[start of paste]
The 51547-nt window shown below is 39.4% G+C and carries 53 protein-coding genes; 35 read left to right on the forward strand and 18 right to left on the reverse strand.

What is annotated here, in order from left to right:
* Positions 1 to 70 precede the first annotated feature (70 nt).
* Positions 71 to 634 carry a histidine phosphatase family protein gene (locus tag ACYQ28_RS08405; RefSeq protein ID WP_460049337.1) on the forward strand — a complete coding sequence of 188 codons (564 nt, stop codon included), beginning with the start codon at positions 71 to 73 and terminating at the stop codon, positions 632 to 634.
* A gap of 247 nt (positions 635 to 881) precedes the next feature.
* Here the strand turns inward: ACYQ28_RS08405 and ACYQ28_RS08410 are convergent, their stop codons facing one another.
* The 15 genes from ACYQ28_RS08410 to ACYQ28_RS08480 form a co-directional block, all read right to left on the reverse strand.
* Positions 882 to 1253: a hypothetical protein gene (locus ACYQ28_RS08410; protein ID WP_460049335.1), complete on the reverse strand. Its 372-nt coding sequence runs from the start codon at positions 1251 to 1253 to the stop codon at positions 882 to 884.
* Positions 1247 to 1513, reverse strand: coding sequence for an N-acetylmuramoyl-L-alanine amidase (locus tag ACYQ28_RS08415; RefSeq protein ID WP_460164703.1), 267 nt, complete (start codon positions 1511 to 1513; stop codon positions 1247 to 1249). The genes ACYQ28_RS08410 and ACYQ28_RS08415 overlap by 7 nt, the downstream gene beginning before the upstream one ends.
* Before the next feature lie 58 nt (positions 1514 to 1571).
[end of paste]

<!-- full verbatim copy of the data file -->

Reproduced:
The 51547-nt window shown below is 39.4% G+C and carries 53 protein-coding genes; 35 read left to right on the forward strand and 18 right to left on the reverse strand.

What is annotated here, in order from left to right:
* Positions 1 to 70 precede the first annotated feature (70 nt).
* Positions 71 to 634 carry a histidine phosphatase family protein gene (locus tag ACYQ28_RS08405; RefSeq protein ID WP_460049337.1) on the forward strand — a complete coding sequence of 188 codons (564 nt, stop codon included), beginning with the start codon at positions 71 to 73 and terminating at the stop codon, positions 632 to 634.
* A gap of 247 nt (positions 635 to 881) precedes the next feature.
* Here the strand turns inward: ACYQ28_RS08405 and ACYQ28_RS08410 are convergent, their stop codons facing one another.
* The 15 genes from ACYQ28_RS08410 to ACYQ28_RS08480 form a co-directional block, all read right to left on the reverse strand.
* Positions 882 to 1253: a hypothetical protein gene (locus ACYQ28_RS08410; protein ID WP_460049335.1), complete on the reverse strand. Its 372-nt coding sequence runs from the start codon at positions 1251 to 1253 to the stop codon at positions 882 to 884.
* Positions 1247 to 1513, reverse strand: coding sequence for an N-acetylmuramoyl-L-alanine amidase (locus tag ACYQ28_RS08415; RefSeq protein ID WP_460164703.1), 267 nt, complete (start codon positions 1511 to 1513; stop codon positions 1247 to 1249). The genes ACYQ28_RS08410 and ACYQ28_RS08415 overlap by 7 nt, the downstream gene beginning before the upstream one ends.
* Before the next feature lie 58 nt (positions 1514 to 1571).